Building a utility function wrapper for Scikit-Learn models
In a previous post we learned how to access a notebook programmatically using the
This is very powerful as it allows a data scientist to focus on implementing a model which is re-usable, specifying a
predict method to provide some structure to their code.
In this post, we're going to build a utility wrapper which takes the previous code and the following functionality:
- Serialization, so we don't have to re-fit models if we don't need to
- Scoring, so we can determine how well our model is performing
- Feature importance, so we can determine the predictive power of individual features - and provide insight into feature selection
Building the wrapper¶
Here is the code:
from sklearn.externals import joblib from sklearn.metrics import roc_auc_score from sklearn.exceptions import NotFittedError import os.path class ModelUtils(object): def __init__(self, model, serialize_path=None): """ If serialize_path is specified and valid, load the model from disk. """ self.serialize_path = serialize_path if self.serialize_path is not None and os.path.exists(self.serialize_path): print('Loaded from', self.serialize_path) self.clf = joblib.load(self.serialize_path) self.is_fitted = True return self.clf = model self.is_fitted = False def fit(self, X, y): """ Fit our model, saving the model to disk if serialize_path is specified. """ # fit our model self.clf.fit(X, y) self.is_fitted = True # serialise to path if self.serialize_path is not None: joblib.dump(self.clf, self.serialize_path) print('Saved to', self.serialize_path) return self def predict(self, X): if not self.is_fitted: raise NotFittedError return self.clf.predict(X) def score(self, X, y_true): """ Generates a score for the model based on predicting on X and comparing to y_true. """ y_pred = self.predict(X) return roc_auc_score(y_true, y_pred) def feature_importance(self, X, y, normalize=True): """ To calculate feature importance, we iterate through each feature i, generating a model score with all other features zeroed. If normalize is True, divide the results by the minimum score, such that each score represents "N times better than the worst feature". """ scores = [self.score(self.__zero_except(X, i), y) for i in range(X.shape)] if normalize: return scores / min(scores) return scores def __zero_except(self, X, i): """ A helper function to replace all but the ith column with zeroes, and return the result. (There is probably a cleaner way to do this.) """ X_copy = X.copy() X_i = X[:,i] X_copy.fill(0) X_copy[:,i] = X_i return X_copy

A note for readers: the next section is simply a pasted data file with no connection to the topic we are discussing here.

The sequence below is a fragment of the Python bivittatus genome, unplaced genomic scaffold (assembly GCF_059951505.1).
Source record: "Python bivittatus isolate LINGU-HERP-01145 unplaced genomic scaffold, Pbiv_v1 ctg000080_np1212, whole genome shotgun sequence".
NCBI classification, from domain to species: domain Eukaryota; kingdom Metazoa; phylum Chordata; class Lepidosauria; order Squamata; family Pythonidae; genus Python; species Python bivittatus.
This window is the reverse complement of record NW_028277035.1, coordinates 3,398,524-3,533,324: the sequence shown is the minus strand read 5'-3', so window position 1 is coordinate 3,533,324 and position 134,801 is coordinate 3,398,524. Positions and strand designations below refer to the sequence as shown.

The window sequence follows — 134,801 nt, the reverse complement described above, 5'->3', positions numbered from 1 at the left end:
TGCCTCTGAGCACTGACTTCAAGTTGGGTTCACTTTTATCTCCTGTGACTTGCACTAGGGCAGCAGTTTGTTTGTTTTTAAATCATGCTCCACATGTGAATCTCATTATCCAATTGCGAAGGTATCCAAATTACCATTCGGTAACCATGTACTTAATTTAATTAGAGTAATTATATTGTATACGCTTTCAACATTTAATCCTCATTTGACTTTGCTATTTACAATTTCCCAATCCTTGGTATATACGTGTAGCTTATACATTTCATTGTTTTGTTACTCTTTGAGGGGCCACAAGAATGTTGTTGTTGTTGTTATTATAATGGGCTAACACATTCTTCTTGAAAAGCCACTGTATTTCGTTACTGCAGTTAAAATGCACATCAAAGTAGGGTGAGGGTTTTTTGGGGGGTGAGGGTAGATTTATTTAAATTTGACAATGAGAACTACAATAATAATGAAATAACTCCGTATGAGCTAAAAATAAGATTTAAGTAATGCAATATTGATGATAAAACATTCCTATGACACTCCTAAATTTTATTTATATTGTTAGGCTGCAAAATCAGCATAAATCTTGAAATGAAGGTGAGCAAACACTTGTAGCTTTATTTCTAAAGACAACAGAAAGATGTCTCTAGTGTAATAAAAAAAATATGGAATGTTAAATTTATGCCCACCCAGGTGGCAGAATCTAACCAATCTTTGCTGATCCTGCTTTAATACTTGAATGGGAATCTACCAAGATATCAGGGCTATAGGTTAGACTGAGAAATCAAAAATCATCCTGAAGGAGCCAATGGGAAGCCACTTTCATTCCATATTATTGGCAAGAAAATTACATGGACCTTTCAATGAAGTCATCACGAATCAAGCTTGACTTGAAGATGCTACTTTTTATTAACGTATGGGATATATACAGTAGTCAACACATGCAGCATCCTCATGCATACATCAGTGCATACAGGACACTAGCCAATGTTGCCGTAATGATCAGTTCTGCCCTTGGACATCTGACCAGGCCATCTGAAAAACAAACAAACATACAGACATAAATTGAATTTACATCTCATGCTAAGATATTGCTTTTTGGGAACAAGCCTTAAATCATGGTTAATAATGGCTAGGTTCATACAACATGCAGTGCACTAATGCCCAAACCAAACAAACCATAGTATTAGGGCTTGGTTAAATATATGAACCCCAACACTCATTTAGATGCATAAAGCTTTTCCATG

Using the wrapper¶
Now we have our
ModelUtils wrapper class, lets import
CustomModel as before and put it to work.
As we instantiate the wrapper, we're specifying
test.pkl in the current directory as the location to serialize the model.
serialize_path is configured and valid, the pre-fitted model will be loaded from there, and the
predict function will be immediately available. If configured but the file does not exist,
ModelUtils will serialize to this location after fitting the model.
from ipynb.fs.defs.model import CustomModel model = ModelUtils(CustomModel(), serialize_path='test.pkl')
Let's load up the sample data again, and fit our model and then use it to create some predictions. Note the
Saved to test.pkl output.
from sklearn.datasets import load_breast_cancer from sklearn.model_selection import train_test_split X, y = load_breast_cancer(return_X_y=True) X_train, X_test, y_train, y_test = train_test_split(X, y, train_size=0.75, test_size=0.25, random_state=1234) # more reproducibility # fit our model (as before) model.fit(X_train, y_train) # generate some predictions (as before) model.predict(X_test); # fun fact: the ; character suppresses notebook output
Saved to test.pkl
Model and feature performance¶
Finally, here are our two new functions.
First, let's score the performance of our model. This is using a metric called ROC AUC - we won't explain what that is in this post in any detail, but essentially it is a measure of how well the model can separate each class in
Then we will calculate relative feature importance for each of the 30 features in the sample dataset. Based on individual scoring performance, what this means is the the first feature is ~2.12x more powerful than the lowest performing feature, and the best feature is ~35.86x more powerful.
# score our model auc = model.score(X_test, y_test) print('AUC:', auc) # calculate relative feature importance importance = model.feature_importance(X_test, y_test) print('Top feature relative performance:', max(importance)) print(model.feature_importance(X_test, y_test))
AUC: 0.989669421488 Top feature relative performance: 35.855513308 [ 2.121673 8.6730038 34.85551331 2.06844106 25.14068441 29.74904943 33.68060837 34.68441065 24.88973384 15.51711027 4.66920152 18.64638783 4.85931559 34.7148289 16.36121673 24.82129278 27.2851711 27.96958175 15.74904943 16.24334601 1. 29.3269962 35.85551331 35.83269962 26.1634981 30.85931559 33.77186312 35.12927757 27.24714829 23.27376426]